But I’m not. And for me, that’s what fantasy and science fiction are there to prove—not how weak we are or how terrible, but how wonderful we can be and how noble, no matter how awful we were in the past. It’s our world, folks. Let’s make it a beautiful one for a change.
The history of Alandar is a difficult thing to record with any degree of precision, as few save the magi have kept anything close to reliable historical records, and the magi of Saldor are not known to share information willingly. Adding to this difficulty is the complexity and (some would say) foolishness of the various dating systems used by the common populations. In the west, years are denoted by Keeper of the Balance (as in the 23rd year of Polimeux II), which while useful within the average lifespan of a person, are basically useless as metrics of historical account. The calendar of the North is dated from the birth of the most recent High Saint (e.g. 150th year of Saint Udent), making them somewhat more useful in this regard while the Kalsaaris are by far the most useful, dating their calendar from the birth of their Empire (placing the Imperial Calendar in its 31st century). Many of the following dates should be understood as approximate. As much as can be reliably determined, however, is dated as follows, using the private notation of Arcanostrum scholars:
~6,000 BK (Before Kings): The Great Trek from the Hearth begins. Humanity abandons its ancestral homeland (its identity now lost to time), led by their god, Hann. The journey purportedly takes millennia to complete.
~2,000 BK: Hann fights with Ulor on the Taqar; Hann abandons the human race. Humanity is now on its own.
~2,000 BK—1 BK: “The Age of Chaos”—humanity begins to establish settlements around the Sea of Syrin. Tribal warfare common, very primitive social structures.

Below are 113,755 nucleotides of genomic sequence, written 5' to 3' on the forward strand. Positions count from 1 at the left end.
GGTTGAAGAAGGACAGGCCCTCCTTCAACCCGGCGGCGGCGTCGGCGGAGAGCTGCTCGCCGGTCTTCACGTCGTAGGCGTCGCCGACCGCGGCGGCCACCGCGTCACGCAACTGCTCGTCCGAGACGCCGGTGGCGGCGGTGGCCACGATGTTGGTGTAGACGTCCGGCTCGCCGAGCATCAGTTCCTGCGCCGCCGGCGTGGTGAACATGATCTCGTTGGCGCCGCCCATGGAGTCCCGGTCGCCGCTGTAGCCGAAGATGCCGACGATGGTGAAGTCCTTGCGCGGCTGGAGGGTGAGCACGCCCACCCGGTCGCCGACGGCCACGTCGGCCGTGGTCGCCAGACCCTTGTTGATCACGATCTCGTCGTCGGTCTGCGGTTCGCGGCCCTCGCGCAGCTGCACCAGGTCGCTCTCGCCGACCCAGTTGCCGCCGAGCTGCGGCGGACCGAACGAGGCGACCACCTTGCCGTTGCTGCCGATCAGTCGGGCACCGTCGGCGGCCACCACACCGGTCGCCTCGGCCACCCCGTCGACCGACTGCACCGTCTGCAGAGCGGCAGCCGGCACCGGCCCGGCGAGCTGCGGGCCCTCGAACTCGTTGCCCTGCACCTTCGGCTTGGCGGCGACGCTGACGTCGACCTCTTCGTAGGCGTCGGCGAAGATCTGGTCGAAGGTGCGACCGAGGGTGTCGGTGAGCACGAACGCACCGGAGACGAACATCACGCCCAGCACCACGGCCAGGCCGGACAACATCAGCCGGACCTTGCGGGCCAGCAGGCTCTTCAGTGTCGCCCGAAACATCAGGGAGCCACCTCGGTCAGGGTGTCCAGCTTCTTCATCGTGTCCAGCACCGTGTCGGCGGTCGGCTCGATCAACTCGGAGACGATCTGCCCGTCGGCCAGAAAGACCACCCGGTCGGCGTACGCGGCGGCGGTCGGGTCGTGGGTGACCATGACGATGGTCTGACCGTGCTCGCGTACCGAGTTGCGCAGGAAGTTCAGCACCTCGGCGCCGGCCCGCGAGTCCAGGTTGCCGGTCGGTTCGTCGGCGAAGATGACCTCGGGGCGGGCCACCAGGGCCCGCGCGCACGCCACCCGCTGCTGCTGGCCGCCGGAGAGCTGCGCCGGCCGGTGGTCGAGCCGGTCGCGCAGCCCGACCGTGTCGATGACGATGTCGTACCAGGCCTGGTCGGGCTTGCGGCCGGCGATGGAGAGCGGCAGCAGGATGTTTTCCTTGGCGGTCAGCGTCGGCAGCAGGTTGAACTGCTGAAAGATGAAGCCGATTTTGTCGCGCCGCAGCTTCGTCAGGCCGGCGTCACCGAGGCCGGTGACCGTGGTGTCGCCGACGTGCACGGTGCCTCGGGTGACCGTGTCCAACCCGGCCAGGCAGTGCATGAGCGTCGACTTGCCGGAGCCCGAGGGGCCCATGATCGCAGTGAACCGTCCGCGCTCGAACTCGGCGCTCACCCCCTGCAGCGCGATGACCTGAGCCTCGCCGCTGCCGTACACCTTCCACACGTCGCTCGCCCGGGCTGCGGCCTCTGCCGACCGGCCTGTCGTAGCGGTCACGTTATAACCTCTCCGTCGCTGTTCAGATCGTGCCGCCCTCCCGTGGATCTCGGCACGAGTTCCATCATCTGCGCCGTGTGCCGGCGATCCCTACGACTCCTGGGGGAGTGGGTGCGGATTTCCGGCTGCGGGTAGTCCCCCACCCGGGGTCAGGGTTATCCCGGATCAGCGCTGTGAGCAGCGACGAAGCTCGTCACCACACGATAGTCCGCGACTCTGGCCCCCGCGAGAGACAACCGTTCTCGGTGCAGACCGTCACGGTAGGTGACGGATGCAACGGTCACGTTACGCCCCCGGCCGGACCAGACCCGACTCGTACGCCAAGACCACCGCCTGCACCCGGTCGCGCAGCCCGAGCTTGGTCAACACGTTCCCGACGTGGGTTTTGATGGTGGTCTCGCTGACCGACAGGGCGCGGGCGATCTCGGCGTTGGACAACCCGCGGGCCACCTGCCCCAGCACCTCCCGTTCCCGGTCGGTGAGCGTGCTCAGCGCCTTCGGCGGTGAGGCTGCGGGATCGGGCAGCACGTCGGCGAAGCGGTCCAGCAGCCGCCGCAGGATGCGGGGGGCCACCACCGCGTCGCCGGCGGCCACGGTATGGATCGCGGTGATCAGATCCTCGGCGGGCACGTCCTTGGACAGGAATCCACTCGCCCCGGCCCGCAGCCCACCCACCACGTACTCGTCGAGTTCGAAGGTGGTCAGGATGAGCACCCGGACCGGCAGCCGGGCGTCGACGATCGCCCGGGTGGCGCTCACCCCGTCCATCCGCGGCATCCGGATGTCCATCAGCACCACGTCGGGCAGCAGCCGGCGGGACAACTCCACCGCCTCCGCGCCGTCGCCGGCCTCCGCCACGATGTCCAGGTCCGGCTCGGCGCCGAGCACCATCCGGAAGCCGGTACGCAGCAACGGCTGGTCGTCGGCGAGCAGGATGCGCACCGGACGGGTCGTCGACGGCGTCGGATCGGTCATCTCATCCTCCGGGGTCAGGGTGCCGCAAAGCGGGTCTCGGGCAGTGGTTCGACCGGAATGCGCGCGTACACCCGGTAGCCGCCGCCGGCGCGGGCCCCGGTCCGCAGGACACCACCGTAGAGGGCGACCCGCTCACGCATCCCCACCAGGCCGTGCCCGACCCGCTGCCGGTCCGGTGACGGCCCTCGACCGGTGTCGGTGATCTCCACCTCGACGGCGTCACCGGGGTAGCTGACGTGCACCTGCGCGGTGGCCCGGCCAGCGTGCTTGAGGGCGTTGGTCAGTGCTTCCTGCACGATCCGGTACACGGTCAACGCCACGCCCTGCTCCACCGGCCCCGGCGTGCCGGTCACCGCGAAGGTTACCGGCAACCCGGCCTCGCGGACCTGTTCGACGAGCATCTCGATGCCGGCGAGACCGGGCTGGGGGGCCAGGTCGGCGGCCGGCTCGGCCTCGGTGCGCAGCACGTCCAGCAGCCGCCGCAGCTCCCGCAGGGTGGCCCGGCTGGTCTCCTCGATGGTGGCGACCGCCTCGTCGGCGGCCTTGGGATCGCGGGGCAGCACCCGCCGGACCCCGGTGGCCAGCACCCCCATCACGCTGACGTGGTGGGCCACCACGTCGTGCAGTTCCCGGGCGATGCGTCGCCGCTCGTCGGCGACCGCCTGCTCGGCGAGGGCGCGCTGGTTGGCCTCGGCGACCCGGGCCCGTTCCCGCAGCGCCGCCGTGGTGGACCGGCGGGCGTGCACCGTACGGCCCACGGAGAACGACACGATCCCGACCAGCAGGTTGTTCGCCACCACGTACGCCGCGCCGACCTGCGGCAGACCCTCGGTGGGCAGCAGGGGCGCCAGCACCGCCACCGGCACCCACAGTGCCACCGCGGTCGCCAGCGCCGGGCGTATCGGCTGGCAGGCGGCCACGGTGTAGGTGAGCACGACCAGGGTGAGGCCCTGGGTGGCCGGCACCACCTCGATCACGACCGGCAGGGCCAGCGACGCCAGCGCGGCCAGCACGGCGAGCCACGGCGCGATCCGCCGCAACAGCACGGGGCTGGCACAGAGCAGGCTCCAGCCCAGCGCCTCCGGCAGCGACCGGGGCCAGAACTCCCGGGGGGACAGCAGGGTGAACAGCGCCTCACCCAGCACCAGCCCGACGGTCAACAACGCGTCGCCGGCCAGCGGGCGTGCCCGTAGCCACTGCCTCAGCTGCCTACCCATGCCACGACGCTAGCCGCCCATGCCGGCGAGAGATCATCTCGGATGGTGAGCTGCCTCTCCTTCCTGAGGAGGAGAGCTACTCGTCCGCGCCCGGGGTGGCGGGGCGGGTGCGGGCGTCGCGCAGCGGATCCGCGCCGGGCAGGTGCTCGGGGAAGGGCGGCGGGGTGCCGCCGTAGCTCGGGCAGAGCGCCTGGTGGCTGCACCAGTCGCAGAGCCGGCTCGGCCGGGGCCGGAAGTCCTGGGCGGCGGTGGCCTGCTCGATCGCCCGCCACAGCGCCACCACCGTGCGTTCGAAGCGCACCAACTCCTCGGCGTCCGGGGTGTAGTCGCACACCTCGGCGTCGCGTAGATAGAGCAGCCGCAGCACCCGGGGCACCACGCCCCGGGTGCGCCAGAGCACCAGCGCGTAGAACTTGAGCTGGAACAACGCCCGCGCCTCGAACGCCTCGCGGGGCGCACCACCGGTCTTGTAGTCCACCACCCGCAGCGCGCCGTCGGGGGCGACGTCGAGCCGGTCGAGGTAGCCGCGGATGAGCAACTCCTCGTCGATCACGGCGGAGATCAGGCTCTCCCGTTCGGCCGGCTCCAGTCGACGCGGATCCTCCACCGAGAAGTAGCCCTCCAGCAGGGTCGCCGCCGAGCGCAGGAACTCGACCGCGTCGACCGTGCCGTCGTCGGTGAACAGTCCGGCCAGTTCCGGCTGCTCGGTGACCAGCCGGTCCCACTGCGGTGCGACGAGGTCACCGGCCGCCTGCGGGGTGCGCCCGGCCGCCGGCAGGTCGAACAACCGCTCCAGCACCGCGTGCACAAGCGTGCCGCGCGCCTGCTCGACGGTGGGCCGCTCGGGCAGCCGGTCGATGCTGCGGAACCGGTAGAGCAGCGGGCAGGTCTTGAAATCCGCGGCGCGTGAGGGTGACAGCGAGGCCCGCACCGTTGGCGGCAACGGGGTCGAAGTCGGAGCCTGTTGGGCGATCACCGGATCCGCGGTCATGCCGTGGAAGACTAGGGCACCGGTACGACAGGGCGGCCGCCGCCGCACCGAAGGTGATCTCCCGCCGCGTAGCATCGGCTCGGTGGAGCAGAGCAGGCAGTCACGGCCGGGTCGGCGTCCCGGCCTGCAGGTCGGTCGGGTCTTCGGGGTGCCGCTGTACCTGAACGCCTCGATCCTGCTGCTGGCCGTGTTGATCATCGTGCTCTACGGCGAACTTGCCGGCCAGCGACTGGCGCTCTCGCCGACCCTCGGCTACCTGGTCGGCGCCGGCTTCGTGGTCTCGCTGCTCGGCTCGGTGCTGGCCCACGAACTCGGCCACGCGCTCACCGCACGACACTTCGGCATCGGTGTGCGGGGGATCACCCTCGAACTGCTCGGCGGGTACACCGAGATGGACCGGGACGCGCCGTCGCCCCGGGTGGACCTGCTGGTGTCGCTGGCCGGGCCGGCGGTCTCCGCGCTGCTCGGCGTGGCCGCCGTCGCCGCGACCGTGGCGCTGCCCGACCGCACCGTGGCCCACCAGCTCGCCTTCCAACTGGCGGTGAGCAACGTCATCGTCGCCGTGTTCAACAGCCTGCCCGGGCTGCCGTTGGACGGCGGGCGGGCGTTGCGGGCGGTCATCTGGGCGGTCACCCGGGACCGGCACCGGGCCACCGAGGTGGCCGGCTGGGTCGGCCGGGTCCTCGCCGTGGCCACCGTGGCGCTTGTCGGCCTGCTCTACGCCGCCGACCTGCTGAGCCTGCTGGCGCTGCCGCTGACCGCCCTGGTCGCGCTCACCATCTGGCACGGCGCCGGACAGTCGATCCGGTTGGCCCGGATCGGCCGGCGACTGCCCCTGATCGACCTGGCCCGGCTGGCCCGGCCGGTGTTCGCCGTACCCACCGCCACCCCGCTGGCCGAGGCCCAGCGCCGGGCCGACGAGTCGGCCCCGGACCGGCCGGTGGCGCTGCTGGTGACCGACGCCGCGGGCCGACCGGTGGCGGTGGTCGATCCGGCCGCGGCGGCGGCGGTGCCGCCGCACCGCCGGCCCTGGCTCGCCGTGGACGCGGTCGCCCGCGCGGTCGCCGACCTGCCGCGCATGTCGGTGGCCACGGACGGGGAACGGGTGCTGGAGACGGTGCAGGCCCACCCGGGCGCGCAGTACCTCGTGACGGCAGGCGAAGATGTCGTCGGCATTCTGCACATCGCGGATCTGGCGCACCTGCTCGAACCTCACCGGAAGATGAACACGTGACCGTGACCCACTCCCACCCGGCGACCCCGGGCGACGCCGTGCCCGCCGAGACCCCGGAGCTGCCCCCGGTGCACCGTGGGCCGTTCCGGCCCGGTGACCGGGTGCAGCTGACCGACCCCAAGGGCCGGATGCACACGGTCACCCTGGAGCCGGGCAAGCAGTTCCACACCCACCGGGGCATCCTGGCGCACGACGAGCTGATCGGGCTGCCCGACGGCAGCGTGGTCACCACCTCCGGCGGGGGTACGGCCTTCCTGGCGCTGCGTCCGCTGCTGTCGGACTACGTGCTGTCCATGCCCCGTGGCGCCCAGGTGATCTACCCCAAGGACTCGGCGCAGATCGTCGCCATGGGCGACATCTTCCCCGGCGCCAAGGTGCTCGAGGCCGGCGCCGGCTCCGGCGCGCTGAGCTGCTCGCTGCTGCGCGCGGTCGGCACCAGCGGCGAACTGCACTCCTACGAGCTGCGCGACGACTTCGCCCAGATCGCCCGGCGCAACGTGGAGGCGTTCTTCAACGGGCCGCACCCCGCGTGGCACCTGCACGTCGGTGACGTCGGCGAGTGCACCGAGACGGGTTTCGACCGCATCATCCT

~500 BK: The First Sorcerers rise to power in tribal areas. Beings of mythical power, they are worshipped as gods. Sorcery is a crude practice at this time, and limited mostly to striking invocations and basic auguries.
The Age of Kings (AK)
1 AK (Age of Kings): The first Warlock King, Syrin the Mighty, establishes a kingdom stretching from modern day Akral along the southern coast to the Dragonspine. First strong government in human history. Ancient city of Burza founded.
250 AK: Syrin’s kingdom collapses into civil war. Three powerful Warlocks—Askar, Nurohn, and Shendrezail—conquer three largest pieces of the kingdom.
300 AK: City of Hurn founded by the request of Hann himself, who temporarily appears from exile; The Kings of Shendrezail fight the Dawn War against the God of Humanity and his crusaders. Hann’s armies surrender rather than see their god destroyed, Shendrezail claims victory. Church of Hann grows, but is forbidden by Warlock Kings.
~600 AK: The Arahk arrive in Alandar from the frigid polar regions north of the continent, settle in the unoccupied Fields of Oscillain in the northeast.
700 AK: Askar XII murders his wife, heir to the throne of the Nurohnar, and merges the two kingdoms. Jassaria V, Warlock Queen of Shendrezail, expands her kingdom to encompass modern day Kalsaar.
855 AK: Beginning of the First Mage War between Askaria and Shendrezail. The fires of Askar XIX create the Gods’ Divide. In retribution, and with the supposed aid of the god Ulor, Jassaria XI creates the Needle, causing the Sea of Syrin to flood, doubling its size. Burza destroyed, millions perish, war ends in stalemate.